Cheap Sleeps

Many years ago (long before my brother starting appearing the in Pirate movies) I had a dream that Johnny Depp and I were business partners in Cheap Sleeps.

I happen to dream in feature length movies often with landscapes influenced from reading William Gibson novels in the 80s and hanging with the likes of the Survival Research Laboratories guys.

Cheap Sleeps was a series of sleeping chambers that could be rented by the night for 10.00. It was my creation: 6 steel silo-like buildings with an elevator in the middle that made various stops at sleeping pods. The pods were smaller silos and were stored vertically against the building when vacant. When in use (accessed with a purchased card) they turned horizontal for a 10 hour stay.

Our clientele was mostly transients. Do you recall those old linen towel dispensers in bathrooms? Your pulling on the towel would also cause another roller to pull in what was soiled. This is how the bedding was changed in Cheap Sleeps. Whenever someone carded out the door the roller would change the linen!

It was a thriving business and Johnny was an investor but a mega slacker. Some of the silos were beginning to show rust and Depp was refusing to make with the elbow grease.

We had a small office below the flickering red neon CHEAP SLEEPS sign and one night, while listening to rain spatter on the tin roof I scolded Johnny for being greedy and unconcerned about a gleaming surface. His apathy was infuriating and his proclivity for flicking ashes on the floor while dabbing orange Kool Aide behind his ears was getting on my last nerve. Worse, he dressed like one of our clients but with an expensive deliberation that I found to be mocking.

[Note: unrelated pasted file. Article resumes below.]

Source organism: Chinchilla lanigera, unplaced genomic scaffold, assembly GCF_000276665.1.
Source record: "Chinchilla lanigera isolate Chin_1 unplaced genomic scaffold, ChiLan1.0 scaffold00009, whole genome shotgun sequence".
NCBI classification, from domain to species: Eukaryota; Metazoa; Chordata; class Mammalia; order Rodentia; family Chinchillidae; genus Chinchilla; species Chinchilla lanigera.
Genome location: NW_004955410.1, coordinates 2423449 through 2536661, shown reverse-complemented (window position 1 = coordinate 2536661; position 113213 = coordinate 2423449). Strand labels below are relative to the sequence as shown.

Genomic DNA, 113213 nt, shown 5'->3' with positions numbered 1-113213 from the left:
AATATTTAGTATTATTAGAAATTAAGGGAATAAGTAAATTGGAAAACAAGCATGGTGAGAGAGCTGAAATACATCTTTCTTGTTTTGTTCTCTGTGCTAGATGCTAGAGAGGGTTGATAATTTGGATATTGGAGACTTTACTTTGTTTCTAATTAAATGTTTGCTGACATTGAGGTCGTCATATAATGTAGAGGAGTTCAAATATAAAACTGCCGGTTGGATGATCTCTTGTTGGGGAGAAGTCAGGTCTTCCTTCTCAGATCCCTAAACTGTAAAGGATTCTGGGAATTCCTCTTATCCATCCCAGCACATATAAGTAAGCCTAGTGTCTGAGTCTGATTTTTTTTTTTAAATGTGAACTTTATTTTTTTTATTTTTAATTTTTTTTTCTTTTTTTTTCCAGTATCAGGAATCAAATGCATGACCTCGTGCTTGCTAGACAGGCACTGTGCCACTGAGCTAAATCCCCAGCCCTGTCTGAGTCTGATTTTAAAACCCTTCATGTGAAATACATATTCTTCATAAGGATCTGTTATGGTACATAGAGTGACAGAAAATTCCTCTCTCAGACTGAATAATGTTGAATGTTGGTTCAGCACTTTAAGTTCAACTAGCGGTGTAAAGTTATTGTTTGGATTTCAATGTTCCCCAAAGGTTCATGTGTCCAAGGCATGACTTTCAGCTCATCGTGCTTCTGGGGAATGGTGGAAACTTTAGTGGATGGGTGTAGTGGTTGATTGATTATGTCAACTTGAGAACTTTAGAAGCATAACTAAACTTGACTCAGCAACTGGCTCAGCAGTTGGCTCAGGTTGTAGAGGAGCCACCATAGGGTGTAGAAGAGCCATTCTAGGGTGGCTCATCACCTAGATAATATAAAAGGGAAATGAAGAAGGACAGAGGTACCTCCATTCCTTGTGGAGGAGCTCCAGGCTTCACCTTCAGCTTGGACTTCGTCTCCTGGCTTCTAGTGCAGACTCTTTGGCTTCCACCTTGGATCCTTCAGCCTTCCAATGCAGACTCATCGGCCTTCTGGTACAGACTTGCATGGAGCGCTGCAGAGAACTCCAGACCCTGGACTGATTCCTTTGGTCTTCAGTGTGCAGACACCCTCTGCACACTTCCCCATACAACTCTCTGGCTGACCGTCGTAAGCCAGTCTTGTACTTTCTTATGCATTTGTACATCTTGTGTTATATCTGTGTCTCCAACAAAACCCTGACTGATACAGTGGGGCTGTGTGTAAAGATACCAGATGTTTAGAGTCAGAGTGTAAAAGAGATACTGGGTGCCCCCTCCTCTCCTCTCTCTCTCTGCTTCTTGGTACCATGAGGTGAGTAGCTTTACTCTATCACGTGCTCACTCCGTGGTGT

He scoffed at my proposition for a free sleep-in once a month.
He was all bottom line, leather soles, and smoky whiskey. His hair had been dyed a rich shade of red oxide and his jeans had been professionally ripped.

He snottily informed me that rusted steel was the preferred finish of choice for many surfaces in his home. It was maddening.

The End.


Send Flowers

I have to go back.
I missed doing photos of the stained pink pointing on this exquisite building. It's critical because the emphasis is on the phenomenaland v aried brickwork and the terra cotta relief. The objective was no visible mortar hence the staining and using rubbed brickwork wasn't an option. Marble steps and limestone foundation.

Sunflowers in a vase surrounded by egg and dart:

Radial, bull nose, pyramid, and were those edges rubbed off?

The owner kindly talked to me about his building which was built in 1895 and is
located on 39 Iowa. Thanks Tom!


Glazed White Bricks at City Hall

I am enamored of the glazed white brick walls in the courtyard at City Hall. I like to think they were used to bounce and reflect light during dismal winter months. Like today. And yesterday. And the day I took these photos last week.
Being completely solar powered I'm headed for Snoozeville. I may even skip Judge Judy.

Seriously ripped columns: